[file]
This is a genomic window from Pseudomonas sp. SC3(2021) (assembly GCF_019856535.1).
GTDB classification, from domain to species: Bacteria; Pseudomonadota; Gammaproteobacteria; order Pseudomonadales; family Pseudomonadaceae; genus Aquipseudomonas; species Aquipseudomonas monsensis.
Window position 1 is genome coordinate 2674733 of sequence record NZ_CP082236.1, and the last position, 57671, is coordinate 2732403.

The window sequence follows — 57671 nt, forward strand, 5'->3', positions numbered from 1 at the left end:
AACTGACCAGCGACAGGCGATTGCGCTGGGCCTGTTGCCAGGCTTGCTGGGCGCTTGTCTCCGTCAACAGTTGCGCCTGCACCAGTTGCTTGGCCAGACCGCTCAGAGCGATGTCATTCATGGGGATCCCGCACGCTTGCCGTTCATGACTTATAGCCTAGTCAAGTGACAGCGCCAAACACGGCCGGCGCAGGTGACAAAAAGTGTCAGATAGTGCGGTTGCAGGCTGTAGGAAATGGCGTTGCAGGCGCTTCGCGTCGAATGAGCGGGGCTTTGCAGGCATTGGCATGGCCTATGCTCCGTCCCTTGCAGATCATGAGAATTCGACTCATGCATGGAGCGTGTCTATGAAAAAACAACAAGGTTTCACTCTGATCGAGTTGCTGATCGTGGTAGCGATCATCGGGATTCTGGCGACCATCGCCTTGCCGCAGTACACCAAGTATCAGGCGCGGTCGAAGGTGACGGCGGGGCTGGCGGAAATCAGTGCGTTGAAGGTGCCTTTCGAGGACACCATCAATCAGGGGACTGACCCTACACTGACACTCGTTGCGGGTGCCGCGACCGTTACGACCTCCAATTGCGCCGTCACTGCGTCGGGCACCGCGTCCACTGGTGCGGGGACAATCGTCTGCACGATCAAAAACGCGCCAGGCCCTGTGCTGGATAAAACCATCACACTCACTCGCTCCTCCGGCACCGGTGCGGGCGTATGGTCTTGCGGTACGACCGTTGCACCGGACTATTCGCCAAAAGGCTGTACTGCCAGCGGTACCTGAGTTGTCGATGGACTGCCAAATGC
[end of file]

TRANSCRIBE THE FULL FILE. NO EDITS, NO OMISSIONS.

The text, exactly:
This is a genomic window from Pseudomonas sp. SC3(2021) (assembly GCF_019856535.1).
GTDB classification, from domain to species: Bacteria; Pseudomonadota; Gammaproteobacteria; order Pseudomonadales; family Pseudomonadaceae; genus Aquipseudomonas; species Aquipseudomonas monsensis.
Window position 1 is genome coordinate 2674733 of sequence record NZ_CP082236.1, and the last position, 57671, is coordinate 2732403.

The window sequence follows — 57671 nt, forward strand, 5'->3', positions numbered from 1 at the left end:
AACTGACCAGCGACAGGCGATTGCGCTGGGCCTGTTGCCAGGCTTGCTGGGCGCTTGTCTCCGTCAACAGTTGCGCCTGCACCAGTTGCTTGGCCAGACCGCTCAGAGCGATGTCATTCATGGGGATCCCGCACGCTTGCCGTTCATGACTTATAGCCTAGTCAAGTGACAGCGCCAAACACGGCCGGCGCAGGTGACAAAAAGTGTCAGATAGTGCGGTTGCAGGCTGTAGGAAATGGCGTTGCAGGCGCTTCGCGTCGAATGAGCGGGGCTTTGCAGGCATTGGCATGGCCTATGCTCCGTCCCTTGCAGATCATGAGAATTCGACTCATGCATGGAGCGTGTCTATGAAAAAACAACAAGGTTTCACTCTGATCGAGTTGCTGATCGTGGTAGCGATCATCGGGATTCTGGCGACCATCGCCTTGCCGCAGTACACCAAGTATCAGGCGCGGTCGAAGGTGACGGCGGGGCTGGCGGAAATCAGTGCGTTGAAGGTGCCTTTCGAGGACACCATCAATCAGGGGACTGACCCTACACTGACACTCGTTGCGGGTGCCGCGACCGTTACGACCTCCAATTGCGCCGTCACTGCGTCGGGCACCGCGTCCACTGGTGCGGGGACAATCGTCTGCACGATCAAAAACGCGCCAGGCCCTGTGCTGGATAAAACCATCACACTCACTCGCTCCTCCGGCACCGGTGCGGGCGTATGGTCTTGCGGTACGACCGTTGCACCGGACTATTCGCCAAAAGGCTGTACTGCCAGCGGTACCTGAGTTGTCGATGGACTGCCAAATGC